Texas' Latest Anti-Gay Bill, The Depressingly Awful HB 4105, Could Go Head-To-Head With SCOTUS' Decision
Just weeks before the U.S. Supreme Court is expected to make a landmark ruling that will make same-sex marriage a Constitutional right for every American, the state of Texas has proposed a bill that attempts to undermine that decision. Texas will vote on anti-gay marriage House Bill 4105 on Tuesday, and if it passes, the law would prohibit local or state tax money from being spent to issue, enforce, or recognize same-sex marriages. Not only is the bill expected to pass, it's also expected to cause damage to gay residents of Texas even if the Supreme Court rules in favor of marriage equality.
HB 4105 has three main provisions:
- State or local funds may not be used for an activity that includes the licensing or support of a same-sex marriage.
- A state or local governmental employee may not recognize, grant, or enforce a same-sex marriage license.
- State or local funds may not be used to enforce an order requiring the issuance or recognition of a same-sex marriage license.
The bill would also prohibit governmental employees in Texas to recognize same-sex marriages legally performed in other states. By making it illegal for county clerks to issue marriage licenses to same-sex couples, HB 4105 is essentially an attempt to circumvent the Supreme Court's impending federal ruling on gay marriage.
Written and filed by Republican Representative Cecil Bell Jr., HB 4105 is one of 20 anti-gay bills filed this year in Texas. Bell started the wave of anti-gay marriage proposals by filing House Bill 623, also known as the Preservation of Sovereignty of Marriage Act, in January. That bill seeks to punish any governmental clerk who issues a same-sex marriage license by stripping them of their salary, pension, and other benefits.
In January, Bell told Fox 7 News in Austin:
Bills like 623 become important for Texans and as Americans to set in place that we have that right to traditional marriage, we have that right to traditional values and that we must assert those rights.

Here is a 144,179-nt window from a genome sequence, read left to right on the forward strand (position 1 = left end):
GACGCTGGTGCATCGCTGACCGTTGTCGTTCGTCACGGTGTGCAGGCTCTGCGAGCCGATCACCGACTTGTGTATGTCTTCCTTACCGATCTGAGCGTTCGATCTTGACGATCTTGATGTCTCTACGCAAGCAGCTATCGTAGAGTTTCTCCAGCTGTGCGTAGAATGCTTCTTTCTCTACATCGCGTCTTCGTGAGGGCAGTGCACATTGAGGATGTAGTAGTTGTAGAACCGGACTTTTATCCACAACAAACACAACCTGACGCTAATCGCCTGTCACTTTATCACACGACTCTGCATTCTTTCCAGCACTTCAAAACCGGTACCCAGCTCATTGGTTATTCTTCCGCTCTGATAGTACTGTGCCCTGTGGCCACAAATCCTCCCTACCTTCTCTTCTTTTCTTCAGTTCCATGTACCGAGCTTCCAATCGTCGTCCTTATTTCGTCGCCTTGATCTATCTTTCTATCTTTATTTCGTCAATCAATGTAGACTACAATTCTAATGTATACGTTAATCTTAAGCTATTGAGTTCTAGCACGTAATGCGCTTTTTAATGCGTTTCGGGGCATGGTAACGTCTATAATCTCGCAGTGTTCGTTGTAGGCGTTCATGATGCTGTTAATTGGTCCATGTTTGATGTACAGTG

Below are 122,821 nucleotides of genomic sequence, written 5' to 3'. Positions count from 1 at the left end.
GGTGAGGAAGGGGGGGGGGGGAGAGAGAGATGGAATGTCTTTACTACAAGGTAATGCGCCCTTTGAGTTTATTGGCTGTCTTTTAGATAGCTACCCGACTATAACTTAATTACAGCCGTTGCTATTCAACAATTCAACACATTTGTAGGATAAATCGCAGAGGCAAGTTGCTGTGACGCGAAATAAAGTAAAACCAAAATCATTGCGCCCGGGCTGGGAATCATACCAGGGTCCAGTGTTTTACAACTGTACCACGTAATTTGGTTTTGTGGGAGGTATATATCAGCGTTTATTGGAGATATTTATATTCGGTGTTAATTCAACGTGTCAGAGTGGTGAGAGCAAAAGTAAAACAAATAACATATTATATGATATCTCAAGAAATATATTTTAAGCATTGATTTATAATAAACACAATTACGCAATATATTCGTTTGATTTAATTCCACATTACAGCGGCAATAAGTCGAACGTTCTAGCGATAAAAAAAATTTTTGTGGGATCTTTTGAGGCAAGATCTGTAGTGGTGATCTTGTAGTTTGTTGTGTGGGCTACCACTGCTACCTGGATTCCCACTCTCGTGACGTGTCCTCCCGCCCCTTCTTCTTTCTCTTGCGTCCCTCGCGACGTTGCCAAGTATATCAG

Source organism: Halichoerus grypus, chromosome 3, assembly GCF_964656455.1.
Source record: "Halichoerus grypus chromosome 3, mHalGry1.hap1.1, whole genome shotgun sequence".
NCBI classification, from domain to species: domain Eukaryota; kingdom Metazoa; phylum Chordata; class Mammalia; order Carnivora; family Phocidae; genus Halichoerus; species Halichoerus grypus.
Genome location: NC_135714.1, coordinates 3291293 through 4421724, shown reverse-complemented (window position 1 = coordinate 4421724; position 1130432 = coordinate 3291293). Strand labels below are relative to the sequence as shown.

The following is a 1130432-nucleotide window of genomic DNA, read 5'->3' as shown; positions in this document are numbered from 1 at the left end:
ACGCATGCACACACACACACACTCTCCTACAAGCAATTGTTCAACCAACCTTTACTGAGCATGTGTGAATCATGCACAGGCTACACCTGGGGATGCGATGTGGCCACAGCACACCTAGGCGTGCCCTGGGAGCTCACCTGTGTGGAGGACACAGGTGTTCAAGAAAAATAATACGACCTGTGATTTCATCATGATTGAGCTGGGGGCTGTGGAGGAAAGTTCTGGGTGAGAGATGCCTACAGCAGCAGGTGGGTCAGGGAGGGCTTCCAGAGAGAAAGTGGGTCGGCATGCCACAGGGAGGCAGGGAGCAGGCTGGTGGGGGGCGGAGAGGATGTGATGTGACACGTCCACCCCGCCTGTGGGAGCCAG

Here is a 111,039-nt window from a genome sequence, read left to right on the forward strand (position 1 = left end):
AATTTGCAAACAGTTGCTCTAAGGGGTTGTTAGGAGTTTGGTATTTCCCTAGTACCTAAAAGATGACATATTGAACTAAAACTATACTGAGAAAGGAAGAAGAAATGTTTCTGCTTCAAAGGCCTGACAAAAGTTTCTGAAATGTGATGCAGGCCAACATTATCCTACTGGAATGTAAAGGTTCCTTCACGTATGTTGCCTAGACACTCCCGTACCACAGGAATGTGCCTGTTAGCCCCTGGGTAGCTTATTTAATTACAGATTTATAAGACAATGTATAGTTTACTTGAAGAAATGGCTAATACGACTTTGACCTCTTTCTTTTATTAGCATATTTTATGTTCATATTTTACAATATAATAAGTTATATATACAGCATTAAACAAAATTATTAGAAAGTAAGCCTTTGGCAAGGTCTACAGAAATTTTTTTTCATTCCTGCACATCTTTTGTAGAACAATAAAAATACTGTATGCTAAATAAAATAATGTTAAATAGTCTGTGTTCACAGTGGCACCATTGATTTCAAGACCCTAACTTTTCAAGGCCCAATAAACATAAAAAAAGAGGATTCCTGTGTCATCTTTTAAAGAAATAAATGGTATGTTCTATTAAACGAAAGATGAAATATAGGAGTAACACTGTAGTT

And as for that pesky little federal ruling that the Supreme Court is expected to hand down? Bell gave his two cents on that as well, telling The Texas Tribune in January:
The federal government is trying to act to create moral standards, and that's just not acceptable.
While both HB 623 and HB 4105 are completely regressive pieces of legislature, they will likely, and unfortunately, pass. HB 4105 has 78 Republican co-authors, which is more than 50 percent of the 150 House members.
However, some critics of the bills point out that undermining the Supreme Court's ruling would taint Texas' reputation and have negative economic ramifications. Kathy Miller, president of the left-leaning Texas Freedom Network, said at a press conference on Monday:
Texas is pioneering a legislative effort to subvert a potential Supreme Court ruling on marriage and lock in discrimination against gay and transgender people and their families. ... But it definitely risks a major backlash from the business community and from Texas voters … that would damage the brand of Texas for a long time to come.
And one other reason why passing these bills might not be a good idea? According to Article Six, Clause 2 of the U.S. Constitution, all state judges must follow federal law, which means that going against it would be unconstitutional. If gay marriage becomes a constitutional right and these bills pass in rebellion of that, then Texas can expect a few lawsuits to come its way.
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